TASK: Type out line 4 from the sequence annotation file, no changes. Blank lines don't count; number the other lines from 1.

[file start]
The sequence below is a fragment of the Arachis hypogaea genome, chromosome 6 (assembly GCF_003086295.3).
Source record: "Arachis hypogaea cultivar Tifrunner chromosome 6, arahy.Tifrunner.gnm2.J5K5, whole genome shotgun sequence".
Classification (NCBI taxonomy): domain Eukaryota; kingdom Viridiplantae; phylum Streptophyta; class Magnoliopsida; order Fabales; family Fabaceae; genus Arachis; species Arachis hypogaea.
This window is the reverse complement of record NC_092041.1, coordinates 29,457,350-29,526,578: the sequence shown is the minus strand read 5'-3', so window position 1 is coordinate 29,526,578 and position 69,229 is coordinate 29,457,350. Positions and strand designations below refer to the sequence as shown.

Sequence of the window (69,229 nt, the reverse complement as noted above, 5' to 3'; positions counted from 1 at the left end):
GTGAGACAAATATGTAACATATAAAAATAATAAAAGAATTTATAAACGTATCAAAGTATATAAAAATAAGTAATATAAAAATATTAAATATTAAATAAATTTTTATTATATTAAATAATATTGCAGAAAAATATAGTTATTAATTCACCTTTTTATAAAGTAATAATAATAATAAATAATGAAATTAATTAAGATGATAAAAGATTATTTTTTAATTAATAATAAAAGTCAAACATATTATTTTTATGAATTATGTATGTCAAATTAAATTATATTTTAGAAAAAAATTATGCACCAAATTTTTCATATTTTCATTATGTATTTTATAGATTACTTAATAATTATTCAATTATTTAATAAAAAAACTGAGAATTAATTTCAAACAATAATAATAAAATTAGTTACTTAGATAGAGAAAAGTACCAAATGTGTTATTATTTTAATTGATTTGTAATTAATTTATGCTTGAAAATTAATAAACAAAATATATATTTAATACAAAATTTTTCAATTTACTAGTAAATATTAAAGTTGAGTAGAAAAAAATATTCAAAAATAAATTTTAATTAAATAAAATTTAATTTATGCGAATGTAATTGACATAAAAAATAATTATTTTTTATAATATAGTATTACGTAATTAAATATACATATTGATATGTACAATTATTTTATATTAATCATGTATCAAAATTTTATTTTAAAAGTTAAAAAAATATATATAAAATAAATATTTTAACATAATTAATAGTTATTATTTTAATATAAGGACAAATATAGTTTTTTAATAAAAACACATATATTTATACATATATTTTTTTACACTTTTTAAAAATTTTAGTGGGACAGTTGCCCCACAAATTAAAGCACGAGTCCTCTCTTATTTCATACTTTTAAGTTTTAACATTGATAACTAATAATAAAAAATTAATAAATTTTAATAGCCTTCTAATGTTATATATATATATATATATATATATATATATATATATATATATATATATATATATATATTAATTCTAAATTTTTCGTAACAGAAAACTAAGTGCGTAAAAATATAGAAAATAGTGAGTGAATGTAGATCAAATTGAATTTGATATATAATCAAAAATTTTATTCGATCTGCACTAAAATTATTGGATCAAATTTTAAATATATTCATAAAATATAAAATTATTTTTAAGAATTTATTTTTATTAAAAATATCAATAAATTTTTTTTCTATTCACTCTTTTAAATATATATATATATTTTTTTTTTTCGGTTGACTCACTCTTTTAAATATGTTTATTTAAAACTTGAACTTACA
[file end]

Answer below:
This window is the reverse complement of record NC_092041.1, coordinates 29,457,350-29,526,578: the sequence shown is the minus strand read 5'-3', so window position 1 is coordinate 29,526,578 and position 69,229 is coordinate 29,457,350. Positions and strand designations below refer to the sequence as shown.